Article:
It’s time to apply for CIT 2017!
THE LEADERSHIP CALIFORNIA CIT PROGRAM introduces 60 women each year to diverse perspectives and points of view beyond their own disciplines and areas of expertise. Through thought leaders and experts, field trips, unique experiential learning and a rich dialog within the group, our women leaders hear from experts on thought-provoking subjects such as changing demographics, a global view on business and the economy, education, health care challenges, and public policy development.
PARTICIPANTS GAIN A POWERFUL NEW NETWORK of accomplished women and new insights on California in the state, national and global arenas. Apply Now or Refer a friend
Come with us to Washington D.C.
September 24-27, 2017!
SAVE THE DATE for the ultimate Leadership California experience, open to all executive women. Leadership California Goes to Washington DC 2017 is a special opportunity for California women leaders to study how national and international issues influence Californians and California business, and how California’s issues and trends influence the nation and the world. MORE INFORMATION
Statistician and drug developer Xin Li (right) and her colleagues participated in a 2-mile "Bay to Beakers Children's Walk" around Genentech’s South San Francisco campus to raise money for children in Malawi who were orphaned due to AIDS. The walk was one of more than 150 volunteer activities that engaged employees during Genentech/Roche Gives Back week.
Longer lifeline makes all the
difference for patients
By Xin Li ('15)
June 20, 2016—ON A WINTER MORNING IN 2008 at Genentech, it was almost time for our quarterly meeting to start. This was a meeting I always looked forward to. On this day, the entire product development department would do more than hear presentations and reports from one another about our work. This was a day we would get to hear from patients. Sometimes at meetings like this, we would listen while a patient’s letter was read aloud, but today was different. Today, we had a chance to hear from a patient live and in person!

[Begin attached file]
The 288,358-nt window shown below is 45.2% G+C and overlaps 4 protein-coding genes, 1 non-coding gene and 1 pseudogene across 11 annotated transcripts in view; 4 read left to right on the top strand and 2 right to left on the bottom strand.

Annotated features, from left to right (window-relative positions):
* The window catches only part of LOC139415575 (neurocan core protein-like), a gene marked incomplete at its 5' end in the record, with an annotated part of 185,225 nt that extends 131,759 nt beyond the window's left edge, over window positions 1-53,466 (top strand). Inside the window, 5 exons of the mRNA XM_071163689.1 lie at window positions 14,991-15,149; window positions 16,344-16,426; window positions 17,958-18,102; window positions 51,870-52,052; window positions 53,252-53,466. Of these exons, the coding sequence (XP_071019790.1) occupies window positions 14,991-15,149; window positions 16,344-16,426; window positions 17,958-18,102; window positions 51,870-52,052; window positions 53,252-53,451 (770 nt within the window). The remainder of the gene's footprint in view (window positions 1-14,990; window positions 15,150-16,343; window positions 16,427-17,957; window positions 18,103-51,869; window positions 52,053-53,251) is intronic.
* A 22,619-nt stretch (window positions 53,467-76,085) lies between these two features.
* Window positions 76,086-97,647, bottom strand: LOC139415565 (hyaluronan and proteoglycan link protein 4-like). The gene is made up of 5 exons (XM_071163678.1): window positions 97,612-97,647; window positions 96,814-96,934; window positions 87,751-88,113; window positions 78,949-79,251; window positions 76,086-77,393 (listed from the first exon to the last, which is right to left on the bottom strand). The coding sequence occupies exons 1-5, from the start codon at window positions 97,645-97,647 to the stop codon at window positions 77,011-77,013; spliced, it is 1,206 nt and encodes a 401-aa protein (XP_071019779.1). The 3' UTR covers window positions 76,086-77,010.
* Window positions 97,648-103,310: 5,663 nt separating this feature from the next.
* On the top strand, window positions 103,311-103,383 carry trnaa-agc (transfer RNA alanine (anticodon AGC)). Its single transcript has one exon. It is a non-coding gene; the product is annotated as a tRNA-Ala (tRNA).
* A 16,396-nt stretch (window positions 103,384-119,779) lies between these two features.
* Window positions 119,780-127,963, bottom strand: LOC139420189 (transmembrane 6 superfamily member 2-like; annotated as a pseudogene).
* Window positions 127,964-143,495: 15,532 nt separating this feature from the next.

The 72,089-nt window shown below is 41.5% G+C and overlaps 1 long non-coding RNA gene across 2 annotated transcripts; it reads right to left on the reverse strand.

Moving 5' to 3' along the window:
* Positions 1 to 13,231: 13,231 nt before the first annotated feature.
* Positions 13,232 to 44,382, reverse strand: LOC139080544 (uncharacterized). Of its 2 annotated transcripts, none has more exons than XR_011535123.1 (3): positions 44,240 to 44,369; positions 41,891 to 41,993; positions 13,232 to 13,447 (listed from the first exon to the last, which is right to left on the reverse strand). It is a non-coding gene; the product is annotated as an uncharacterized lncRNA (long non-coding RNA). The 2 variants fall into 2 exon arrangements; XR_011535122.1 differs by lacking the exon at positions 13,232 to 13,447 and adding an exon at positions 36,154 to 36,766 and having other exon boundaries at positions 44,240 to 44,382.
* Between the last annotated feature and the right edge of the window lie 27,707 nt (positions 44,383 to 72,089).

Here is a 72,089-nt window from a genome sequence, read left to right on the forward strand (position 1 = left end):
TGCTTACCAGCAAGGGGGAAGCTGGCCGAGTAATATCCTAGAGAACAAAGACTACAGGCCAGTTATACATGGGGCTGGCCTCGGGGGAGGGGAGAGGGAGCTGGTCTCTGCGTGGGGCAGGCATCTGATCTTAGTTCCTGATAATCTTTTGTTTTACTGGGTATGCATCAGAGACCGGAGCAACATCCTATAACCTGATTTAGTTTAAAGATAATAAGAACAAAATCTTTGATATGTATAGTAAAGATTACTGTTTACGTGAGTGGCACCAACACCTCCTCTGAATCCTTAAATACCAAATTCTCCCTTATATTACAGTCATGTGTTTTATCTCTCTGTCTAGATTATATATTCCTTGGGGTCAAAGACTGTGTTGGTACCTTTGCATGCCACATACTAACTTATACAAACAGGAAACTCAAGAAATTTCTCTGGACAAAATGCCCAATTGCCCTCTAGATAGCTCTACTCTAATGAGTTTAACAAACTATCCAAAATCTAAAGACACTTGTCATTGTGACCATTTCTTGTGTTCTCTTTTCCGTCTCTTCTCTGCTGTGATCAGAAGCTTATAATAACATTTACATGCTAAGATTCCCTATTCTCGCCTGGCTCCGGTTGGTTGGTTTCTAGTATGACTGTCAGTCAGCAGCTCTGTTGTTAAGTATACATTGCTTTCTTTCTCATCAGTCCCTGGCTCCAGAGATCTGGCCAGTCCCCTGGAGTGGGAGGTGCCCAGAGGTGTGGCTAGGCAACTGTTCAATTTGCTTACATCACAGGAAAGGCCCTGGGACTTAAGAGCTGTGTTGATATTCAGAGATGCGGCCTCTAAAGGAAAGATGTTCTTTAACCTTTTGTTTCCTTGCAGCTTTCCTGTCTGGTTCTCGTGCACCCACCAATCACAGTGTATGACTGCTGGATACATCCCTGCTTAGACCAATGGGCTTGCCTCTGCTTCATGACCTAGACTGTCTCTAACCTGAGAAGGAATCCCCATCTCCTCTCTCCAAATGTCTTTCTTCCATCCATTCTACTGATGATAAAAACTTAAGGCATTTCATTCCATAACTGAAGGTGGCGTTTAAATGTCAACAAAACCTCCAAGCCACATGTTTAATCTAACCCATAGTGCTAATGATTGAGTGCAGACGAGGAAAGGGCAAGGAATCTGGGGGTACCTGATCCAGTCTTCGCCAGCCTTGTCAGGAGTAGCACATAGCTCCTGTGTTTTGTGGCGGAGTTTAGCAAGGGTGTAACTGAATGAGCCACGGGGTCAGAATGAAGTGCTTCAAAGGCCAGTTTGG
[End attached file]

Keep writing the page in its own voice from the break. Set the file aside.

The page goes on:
“The patient brought out a beautiful picture of a bride.”
A WOMAN PATIENT WAS INTRODUCED, and she walked up to the stage and began her story. She is a breast cancer survivor and had been taking one of the medicines we had been working on. She said that when she was first diagnosed with breast cancer, she was scared. Upon learning the news, she thought of her daughter, and hoped that she would survive long enough to attend her daughter’s Sweet Sixteen party. Next, the patient brought out a beautiful picture of a bride. It was taken a few weeks before, at her daughter’s wedding. She looked at our team and said: “I cannot thank you enough. Your medicine has given me time I would not have had!”
IT WAS A DRAMATIC MOMENT. Although this was not the first time I had heard stories like this, the emotion was overwhelming. Just knowing that what I do every day could make a difference like this in someone’s life was extremely rewarding.
GROWING UP, I ALWAYS HAD A PLAN FOR MYSELF. I knew what I would be: a teacher, because teachers shape the heart, the soul, and the future of children. In particular, I wanted to be a mathematics teacher, as mathematics is such a beautiful and useful subject—it inspires and perfects. I believed that this was the best way to make a difference in this world.
IN 1991, WHEN I WAS IN A PH.D. PROGRAM studying Kac-Moody Lie algebra, I got a summer internship, working for a pharmaceutical company. One of my friends had become ill and was put in a clinical trial, and I became fascinated about clinical trials and how drugs got developed. That’s when I became interested in the pharmaceutical industry. Once I had completed my internship, I realized that this was a better way to make a difference.
|“I became fascinated about clinical trials and how drugs got developed.”
TODAY, AS A STATISTICIAN working for one of the largest biopharmaceutical companies in the world, I have been able to work on developing treatments for cancer, autoimmune diseases, infectious diseases, cardiovascular diseases, and neurological diseases.
PATIENTS HAVE BEEN MY INSPIRATION. When I hear them talk about how the medicines we worked on saved their lives or improved their lives, I know I have made a difference.
LAST YEAR, I HAD THE OPPORTUNITY to learn about California’s trends and issues through Leadership California, which is now celebrating its 25th anniversary. For the past 25 years, it has worked on moving women from success to significance. Through Leadership California, I have gotten to know many amazing women, from university presidents to women entrepreneurs to corporate executives, even a woman judge. Those women have been an inspiration to me, and have taught me that there are so many ways we can make a difference. I am grateful for Leadership California, as it has opened my eyes.